Over the summer, I interned at Future Tense Books, a micropress helmed by local author Kevin Sampsell. Together, we worked to get Wendy C. Ortiz’s debut title Excavation: A Memoir into as many hands as possible. Going into the internship, I felt confident, but ten weeks as a marketing/publicity intern—my first real-world publishing experience—showed me that I have much left to learn, both from my instructors at Ooligan and the industry itself.
At PSU’s Book Publishing graduate program, students become part of the Ooligan Press staff. By working to acquire, edit, design, and market books, we gain a practical, foundational skillset that will serve us in the publishing world and beyond. We also enroll in courses taught by industry professionals. When I took Rhonda Hughes’ marketing class in the fall of 2013, I gained an appreciation for the creativity and research involved in marketing and promoting a book. The lessons learned in that class have served me well thus far as the marketing lead for Ooligan Press, and so I thought that interning at Future Tense would be cake. How naïve I was.
First of all, I should note that my internship with Future Tense was quite special. Rather than dip my hands into several ongoing projects, I had the task of marketing one specific book: Wendy C. Ortiz’s powerful debut Excavation: A Memoir. The book follows Wendy from ages thirteen to eighteen, during which she entered a relationship with a male high school English teacher fifteen years her senior. During their time together, he encouraged her writing, and the experience irrevocably shaped her work as well as her future relationships. The story could have easily been marketed as a salacious scandal reminiscent of one of the most widely circulated news stories of the late ’90s: the relationship between elementary school teacher Mary Kay Letourneau and her student Vili Fualaau. However, that is not the story Wendy tells, nor is it the story Wendy wants others to read.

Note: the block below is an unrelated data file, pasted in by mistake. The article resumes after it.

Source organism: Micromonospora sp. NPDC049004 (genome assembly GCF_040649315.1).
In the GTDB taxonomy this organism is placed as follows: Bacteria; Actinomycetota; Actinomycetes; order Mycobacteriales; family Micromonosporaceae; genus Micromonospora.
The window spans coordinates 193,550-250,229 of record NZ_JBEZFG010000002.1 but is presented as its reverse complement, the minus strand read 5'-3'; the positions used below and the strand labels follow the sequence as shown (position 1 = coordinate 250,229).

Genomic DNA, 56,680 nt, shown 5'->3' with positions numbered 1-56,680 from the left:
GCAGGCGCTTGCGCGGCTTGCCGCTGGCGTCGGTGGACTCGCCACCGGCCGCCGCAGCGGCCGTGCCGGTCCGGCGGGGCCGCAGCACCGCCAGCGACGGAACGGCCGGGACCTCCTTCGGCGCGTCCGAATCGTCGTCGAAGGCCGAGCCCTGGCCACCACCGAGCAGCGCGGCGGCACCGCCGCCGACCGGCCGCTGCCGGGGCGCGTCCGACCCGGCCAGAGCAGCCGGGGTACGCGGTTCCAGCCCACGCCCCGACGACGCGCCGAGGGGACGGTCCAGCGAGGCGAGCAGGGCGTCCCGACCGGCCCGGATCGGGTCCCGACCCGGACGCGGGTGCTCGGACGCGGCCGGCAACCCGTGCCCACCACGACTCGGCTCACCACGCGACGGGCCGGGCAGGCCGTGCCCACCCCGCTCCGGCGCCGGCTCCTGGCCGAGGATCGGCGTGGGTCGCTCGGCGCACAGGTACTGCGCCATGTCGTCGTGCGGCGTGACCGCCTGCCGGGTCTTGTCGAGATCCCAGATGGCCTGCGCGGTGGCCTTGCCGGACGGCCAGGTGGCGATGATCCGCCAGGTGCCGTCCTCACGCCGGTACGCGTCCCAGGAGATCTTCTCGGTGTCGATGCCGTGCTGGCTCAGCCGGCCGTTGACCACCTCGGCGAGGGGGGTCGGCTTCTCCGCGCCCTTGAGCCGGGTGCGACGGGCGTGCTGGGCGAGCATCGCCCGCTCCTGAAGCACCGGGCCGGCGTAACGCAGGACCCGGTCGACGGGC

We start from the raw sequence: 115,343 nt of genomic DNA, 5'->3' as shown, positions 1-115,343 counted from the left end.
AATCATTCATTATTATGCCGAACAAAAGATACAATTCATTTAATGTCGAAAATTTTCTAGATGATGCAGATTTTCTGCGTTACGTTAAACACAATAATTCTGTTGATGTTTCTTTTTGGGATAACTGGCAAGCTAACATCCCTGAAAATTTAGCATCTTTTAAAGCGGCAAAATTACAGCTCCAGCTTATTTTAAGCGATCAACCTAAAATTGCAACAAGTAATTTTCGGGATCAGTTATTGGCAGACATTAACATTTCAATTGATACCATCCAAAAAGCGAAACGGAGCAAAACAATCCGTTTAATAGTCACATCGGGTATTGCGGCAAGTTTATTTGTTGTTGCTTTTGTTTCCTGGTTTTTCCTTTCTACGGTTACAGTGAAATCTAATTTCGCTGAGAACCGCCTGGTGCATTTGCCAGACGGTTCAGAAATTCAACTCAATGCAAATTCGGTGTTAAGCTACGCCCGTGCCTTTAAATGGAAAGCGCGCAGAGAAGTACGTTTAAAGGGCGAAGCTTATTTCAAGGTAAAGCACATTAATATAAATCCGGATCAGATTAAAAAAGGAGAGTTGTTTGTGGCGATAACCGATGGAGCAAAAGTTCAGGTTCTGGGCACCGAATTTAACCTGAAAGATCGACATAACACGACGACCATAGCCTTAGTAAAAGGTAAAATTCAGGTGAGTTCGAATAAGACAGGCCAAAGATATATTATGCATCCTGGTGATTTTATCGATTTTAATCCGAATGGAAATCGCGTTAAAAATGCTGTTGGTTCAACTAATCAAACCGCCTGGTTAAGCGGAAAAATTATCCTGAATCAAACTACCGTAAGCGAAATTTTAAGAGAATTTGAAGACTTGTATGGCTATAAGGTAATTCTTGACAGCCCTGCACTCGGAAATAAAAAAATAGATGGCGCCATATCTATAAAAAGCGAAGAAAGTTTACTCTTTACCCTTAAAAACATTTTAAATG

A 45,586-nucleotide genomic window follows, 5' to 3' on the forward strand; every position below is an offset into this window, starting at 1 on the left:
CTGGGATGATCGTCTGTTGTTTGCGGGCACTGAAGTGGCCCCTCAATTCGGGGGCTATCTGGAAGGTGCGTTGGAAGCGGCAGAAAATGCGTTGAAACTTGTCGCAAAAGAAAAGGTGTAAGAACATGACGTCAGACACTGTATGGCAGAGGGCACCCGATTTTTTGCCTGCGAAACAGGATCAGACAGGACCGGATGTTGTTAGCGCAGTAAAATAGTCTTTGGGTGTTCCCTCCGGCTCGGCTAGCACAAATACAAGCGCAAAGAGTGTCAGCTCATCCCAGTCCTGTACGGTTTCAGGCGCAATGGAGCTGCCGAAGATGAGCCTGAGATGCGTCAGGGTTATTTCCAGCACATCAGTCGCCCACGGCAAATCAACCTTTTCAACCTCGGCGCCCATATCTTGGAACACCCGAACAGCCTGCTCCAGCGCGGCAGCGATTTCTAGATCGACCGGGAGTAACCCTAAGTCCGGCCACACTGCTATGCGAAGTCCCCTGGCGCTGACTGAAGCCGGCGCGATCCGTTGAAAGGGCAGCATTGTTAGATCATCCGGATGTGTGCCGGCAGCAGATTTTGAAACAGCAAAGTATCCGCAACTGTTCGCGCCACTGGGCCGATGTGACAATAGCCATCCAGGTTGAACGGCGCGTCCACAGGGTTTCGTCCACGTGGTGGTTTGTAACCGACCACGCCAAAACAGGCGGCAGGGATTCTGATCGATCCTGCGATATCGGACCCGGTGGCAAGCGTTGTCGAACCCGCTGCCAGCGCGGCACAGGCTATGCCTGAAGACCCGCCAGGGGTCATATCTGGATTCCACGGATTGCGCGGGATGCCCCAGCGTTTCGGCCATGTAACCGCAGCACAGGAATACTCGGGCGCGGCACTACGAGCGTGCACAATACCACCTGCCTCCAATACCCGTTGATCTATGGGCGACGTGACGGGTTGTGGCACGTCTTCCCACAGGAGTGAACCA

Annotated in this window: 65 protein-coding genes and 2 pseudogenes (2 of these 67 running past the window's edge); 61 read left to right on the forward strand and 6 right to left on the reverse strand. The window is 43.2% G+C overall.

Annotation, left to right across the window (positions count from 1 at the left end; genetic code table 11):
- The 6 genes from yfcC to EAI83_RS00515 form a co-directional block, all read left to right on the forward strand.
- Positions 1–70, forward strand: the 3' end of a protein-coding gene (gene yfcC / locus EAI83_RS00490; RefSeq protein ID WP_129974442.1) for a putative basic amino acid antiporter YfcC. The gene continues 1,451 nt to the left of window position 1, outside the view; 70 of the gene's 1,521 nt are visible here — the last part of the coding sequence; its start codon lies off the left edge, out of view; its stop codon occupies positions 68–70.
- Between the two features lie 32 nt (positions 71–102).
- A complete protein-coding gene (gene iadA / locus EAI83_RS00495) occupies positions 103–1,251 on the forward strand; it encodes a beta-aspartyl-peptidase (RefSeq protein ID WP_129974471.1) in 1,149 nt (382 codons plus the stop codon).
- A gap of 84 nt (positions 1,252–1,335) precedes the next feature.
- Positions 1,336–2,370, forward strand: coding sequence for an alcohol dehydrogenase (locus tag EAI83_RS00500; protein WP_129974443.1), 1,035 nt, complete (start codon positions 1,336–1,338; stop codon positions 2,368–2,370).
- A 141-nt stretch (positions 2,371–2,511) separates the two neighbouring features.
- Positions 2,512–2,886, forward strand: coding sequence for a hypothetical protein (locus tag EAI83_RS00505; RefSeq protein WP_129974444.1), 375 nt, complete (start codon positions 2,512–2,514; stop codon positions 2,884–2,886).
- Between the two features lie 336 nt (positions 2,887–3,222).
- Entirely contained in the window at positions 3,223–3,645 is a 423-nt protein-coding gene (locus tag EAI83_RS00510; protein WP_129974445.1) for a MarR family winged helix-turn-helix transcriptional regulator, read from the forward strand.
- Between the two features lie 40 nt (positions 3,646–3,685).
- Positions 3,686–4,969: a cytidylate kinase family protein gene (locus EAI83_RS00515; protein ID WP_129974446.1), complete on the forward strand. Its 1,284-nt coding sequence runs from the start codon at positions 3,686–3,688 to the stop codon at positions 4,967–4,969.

Since the book contains dark subject matter, the marketing had to be handled carefully. In addition to contacting media outlets for potential review, writing press releases, and advertising Wendy’s upcoming events, I had to vet potential reviewers and interviewers. If one believes that authorial intent no longer matters once the book is in the hands of the reader, then vetting reviewers and interviewers may seem like a fruitless task. Still, Excavation is not a piece of fiction; it is the author’s true story. I understood the potential for someone twisting Wendy’s story into one of victimhood (which Wendy was vehemently against), so I endeavored to ensure the integrity of the book.
Now we come to the most challenging aspect of my internship: taking initiative. One of the suggestions Kevin made was to not fear suggesting ideas. At Ooligan, brainstorming is so easy for me to do. I’m surrounded by kind and supportive faculty and friends. While Kevin was also greatly supportive, I was ultimately intimidated by the prospect of generating ideas for a publishing house that wasn’t Ooligan, and I’m glad he noticed. His encouragement gave me the push I needed to finish off the internship with a successful booking at a major Los Angeles bookstore.
As of late September, I’ve been interning at Bitch Magazine, and I keep the lessons I learned with Future Tense in mind. No longer do I allow the scope of my work intimidate me into staying silent. At Future Tense, I learned to value my ideas. At Future Tense, I found my voice.